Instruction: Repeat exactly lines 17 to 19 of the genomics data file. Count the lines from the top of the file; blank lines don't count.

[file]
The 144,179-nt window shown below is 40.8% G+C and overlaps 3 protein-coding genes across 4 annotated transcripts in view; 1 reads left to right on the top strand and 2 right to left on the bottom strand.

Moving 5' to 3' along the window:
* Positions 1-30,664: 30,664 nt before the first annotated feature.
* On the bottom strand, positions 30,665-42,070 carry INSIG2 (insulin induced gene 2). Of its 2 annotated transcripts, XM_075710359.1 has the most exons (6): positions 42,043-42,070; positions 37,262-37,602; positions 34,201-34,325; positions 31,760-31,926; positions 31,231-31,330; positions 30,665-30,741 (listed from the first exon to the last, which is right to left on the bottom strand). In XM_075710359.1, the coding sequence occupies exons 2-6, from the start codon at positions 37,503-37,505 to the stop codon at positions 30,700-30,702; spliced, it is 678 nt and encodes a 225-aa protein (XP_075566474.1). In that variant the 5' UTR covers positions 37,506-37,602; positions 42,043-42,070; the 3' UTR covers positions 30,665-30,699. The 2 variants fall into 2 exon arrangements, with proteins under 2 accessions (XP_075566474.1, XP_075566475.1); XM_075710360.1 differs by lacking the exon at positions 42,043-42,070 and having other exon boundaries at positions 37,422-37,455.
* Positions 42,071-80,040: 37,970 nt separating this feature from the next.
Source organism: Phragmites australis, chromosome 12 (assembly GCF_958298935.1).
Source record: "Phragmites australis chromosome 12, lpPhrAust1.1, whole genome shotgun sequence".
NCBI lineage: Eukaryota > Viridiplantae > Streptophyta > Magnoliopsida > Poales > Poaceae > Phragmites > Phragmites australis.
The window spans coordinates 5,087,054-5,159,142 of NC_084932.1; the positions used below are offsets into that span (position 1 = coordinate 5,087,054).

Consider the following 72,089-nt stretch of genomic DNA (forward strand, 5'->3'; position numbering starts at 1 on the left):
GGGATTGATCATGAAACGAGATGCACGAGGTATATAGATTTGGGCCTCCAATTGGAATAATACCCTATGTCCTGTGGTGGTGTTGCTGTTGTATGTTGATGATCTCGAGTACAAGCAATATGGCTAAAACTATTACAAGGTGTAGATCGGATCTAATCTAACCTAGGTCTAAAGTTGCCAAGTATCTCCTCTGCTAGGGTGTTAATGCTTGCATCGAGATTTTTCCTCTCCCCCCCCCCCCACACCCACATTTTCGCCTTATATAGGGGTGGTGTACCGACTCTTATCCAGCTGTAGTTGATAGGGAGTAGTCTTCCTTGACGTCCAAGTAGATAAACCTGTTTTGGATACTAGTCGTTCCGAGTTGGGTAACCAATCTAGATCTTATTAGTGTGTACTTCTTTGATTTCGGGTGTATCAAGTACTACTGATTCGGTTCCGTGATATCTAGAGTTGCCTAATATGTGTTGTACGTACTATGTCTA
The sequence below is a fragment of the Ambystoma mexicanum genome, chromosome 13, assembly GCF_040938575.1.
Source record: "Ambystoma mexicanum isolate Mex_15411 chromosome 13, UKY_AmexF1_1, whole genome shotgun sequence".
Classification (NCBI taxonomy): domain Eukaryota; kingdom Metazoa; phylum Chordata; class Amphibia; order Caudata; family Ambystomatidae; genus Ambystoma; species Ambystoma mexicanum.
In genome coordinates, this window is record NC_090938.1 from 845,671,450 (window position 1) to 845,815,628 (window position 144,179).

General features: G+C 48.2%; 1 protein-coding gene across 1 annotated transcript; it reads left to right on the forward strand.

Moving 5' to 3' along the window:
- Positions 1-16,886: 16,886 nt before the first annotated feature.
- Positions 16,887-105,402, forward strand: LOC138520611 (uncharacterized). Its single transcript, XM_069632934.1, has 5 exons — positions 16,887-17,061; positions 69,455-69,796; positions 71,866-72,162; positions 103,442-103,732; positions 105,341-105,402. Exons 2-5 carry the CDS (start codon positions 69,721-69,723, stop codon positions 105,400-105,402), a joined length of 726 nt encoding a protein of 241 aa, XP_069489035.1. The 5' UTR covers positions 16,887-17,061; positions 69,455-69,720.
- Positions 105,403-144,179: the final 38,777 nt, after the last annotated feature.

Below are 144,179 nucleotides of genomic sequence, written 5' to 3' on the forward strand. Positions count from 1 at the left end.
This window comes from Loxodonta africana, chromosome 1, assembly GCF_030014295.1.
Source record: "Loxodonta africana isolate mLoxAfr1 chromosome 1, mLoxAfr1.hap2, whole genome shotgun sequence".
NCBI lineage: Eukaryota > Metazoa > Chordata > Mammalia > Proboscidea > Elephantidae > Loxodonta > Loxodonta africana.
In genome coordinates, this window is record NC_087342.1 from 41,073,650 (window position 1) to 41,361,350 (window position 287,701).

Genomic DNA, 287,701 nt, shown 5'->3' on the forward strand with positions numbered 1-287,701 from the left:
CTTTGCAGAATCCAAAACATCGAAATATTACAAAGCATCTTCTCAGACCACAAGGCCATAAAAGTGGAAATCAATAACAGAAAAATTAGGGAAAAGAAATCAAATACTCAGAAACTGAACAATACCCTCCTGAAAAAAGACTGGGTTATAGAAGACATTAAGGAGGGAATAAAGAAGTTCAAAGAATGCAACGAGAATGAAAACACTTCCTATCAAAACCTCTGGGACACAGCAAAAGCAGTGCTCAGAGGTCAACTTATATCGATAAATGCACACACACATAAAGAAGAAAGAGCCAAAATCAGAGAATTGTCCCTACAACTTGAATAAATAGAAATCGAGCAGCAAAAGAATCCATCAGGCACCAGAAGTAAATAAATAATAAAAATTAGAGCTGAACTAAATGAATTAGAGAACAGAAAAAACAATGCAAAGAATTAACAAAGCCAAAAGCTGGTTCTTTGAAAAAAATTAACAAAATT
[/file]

Moving 5' to 3' along the window:
- Positions 1-16,886: 16,886 nt before the first annotated feature.
- Positions 16,887-105,402, forward strand: LOC138520611 (uncharacterized). Its single transcript, XM_069632934.1, has 5 exons — positions 16,887-17,061; positions 69,455-69,796; positions 71,866-72,162; positions 103,442-103,732; positions 105,341-105,402. Exons 2-5 carry the CDS (start codon positions 69,721-69,723, stop codon positions 105,400-105,402), a joined length of 726 nt encoding a protein of 241 aa, XP_069489035.1. The 5' UTR covers positions 16,887-17,061; positions 69,455-69,720.